In a few recent posts, I have discussed (in by no means a thorough way) Eddie Gibbs’ book Churchmorph: How Megatrends Are Reshaping Christian Communities. In this post, I want to mention something that was missing from this book, namely, Methodism. As I recall, Gibbs mentions Methodism once in the book. He writes: “In more modern times, the Methodists in eighteenth-century England and the Salvation Army in the nineteenth century also stepped outside the structures of the established churches, reaching out to the segments of the populations that they were failing to influence for the gospel” (150).
Again, other than this quote, Methodists are absent from the book. Contemporary Methodist congregations are not mentioned, the dynamic method that was developed in early Methodism for ensuring that people progress in becoming disciples (something Gibbs clearly values) is not mentioned. Methodism is not seen as a valuable resource as the church “morphs.”
At one point Gibbs writes, “It is often only in retrospect that the realization dawns that an irreversible transition has taken place. In the eighteenth and nineteenth centuries, the churches of Europe similarly failed to recognize the extent and impact on every aspect of society of the changes accompanying the Industrial Revolution. Church leaders did too little too late, with the result that the cities that birthed the new industrial age grew at a phenomenal rate, while the migrant populations became largely lost to the church” (31)
What about the Methodists?!? (That is the note I wrote in the margin next to this passage.)
Surely Methodism would be able to shine some light on this story? And surely the exponential growth of American Methodism during the first fifty years of the newly constituted United States of America would have something to say, not only about church leaders recognizing transitions and ministering in the midst of them. American Methodism actually provides a more astonishing example, in that for a period of time it seems to have shaped and transformed the broader culture it found itself within.
And again, when I read his critique of contemporary theological education, I thought about how the apprenticeship model of early American Methodism could have served to illustrate what he was aiming for, as well as providing evidence that something like this really does work!
In some ways, I think some blame can fairly be assigned to Gibbs for not being more aware of the contribution of Methodism to the broad stream of European and American Christianity. However, I think the fact that Gibbs has broadly failed to see the potential of the Wesleyan tradition for the missional/emerging church is almost entirely the fault of those who are the heirs of the Wesleyan tradition. We are not very good at getting our message out, at least not beyond the walls of our own spheres of direct influence.
Here is an unscientific illustration:
Last Friday night my wife and I went to Barnes and Noble. If you have been in Barnes and Noble, you can imagine the book display that is right in front of the door. You almost literally have to walk around it to get to the rest of the store. Every Barnes and Noble has one. The best way I can think of to characterize the books that are on this first (and most visible) display are that they are newly released books which are being aggressively marketed to you, the person who has just walked in the door. I will admit that I almost always look at the books on this display, out of curiosity to see what the new “it” books are.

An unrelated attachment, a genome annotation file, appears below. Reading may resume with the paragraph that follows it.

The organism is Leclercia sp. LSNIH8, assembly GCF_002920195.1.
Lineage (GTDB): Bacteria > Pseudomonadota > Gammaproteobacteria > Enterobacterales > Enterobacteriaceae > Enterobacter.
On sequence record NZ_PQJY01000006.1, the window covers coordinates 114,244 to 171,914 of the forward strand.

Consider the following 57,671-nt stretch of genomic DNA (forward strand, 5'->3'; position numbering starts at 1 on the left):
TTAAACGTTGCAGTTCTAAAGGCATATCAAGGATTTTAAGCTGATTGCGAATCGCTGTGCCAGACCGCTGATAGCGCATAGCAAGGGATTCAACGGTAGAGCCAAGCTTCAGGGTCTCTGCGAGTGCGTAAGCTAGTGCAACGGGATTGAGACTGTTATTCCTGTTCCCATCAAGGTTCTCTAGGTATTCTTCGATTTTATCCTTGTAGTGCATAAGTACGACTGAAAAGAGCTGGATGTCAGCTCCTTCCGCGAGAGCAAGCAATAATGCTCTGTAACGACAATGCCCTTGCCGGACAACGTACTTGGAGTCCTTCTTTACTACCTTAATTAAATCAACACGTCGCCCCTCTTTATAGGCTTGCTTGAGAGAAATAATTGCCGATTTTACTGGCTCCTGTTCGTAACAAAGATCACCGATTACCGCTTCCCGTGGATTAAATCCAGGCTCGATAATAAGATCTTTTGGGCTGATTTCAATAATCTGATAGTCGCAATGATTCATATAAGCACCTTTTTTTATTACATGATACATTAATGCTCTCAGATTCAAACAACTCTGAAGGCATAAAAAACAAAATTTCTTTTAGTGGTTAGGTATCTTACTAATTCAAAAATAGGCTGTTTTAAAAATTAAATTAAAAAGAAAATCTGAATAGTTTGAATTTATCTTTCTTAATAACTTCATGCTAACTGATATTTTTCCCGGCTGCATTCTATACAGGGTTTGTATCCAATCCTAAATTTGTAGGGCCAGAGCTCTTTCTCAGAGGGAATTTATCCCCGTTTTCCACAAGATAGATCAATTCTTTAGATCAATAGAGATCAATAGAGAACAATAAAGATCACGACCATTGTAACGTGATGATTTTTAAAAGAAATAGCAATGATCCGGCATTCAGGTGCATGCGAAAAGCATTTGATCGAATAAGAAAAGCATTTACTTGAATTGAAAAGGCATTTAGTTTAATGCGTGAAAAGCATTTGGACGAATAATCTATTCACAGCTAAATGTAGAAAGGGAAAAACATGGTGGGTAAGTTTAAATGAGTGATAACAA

On Friday, two particular books on the display caught my eye: Brian McLaren’s A New Kind of Christianity and Beth Moore’s So Long, Insecurity. These books are both written by Christian authors. Beth Moore’s audience is a more conservative brand of evangelical Christianity and Brian McLaren’s is a more progressive/post-modern one. The point of this distinction is not to disparage either one, or to make a value judgment about either author or those who would pounce at the chance to read their books. My point is this: When was the last time you saw a book written by a Wesleyan or Methodist on the front table of a Barnes and Noble? Most likely never. The only person I can think of who may have written a book that would have been marketed enough to receive that kind of “prime real estate” is Adam Hamilton. In fact, he is the only Methodist whose books I have seen with any frequency in bookstores like Barnes and Noble.
The tragedy of this is that our message is both so profound and so relevant. It may be that I am just so smitten with my own tradition and heritage that I am overestimating its worth. But (not surprisingly) I doubt it. We have been entrusted with the gospel, and there have at least been times in our history when Methodists have gotten their message out to large audiences, and it has not only engaged people outside of the church but it has led to lives being renewed and transformed.
I yearn for the day when those who are heirs of the Wesleyan tradition communicate it so effectively that books like Eddie Gibbs can no longer be written without wrestling with where Methodists fit into the conversation. That Eddie Gibbs can ignore us is not his fault. It is ours.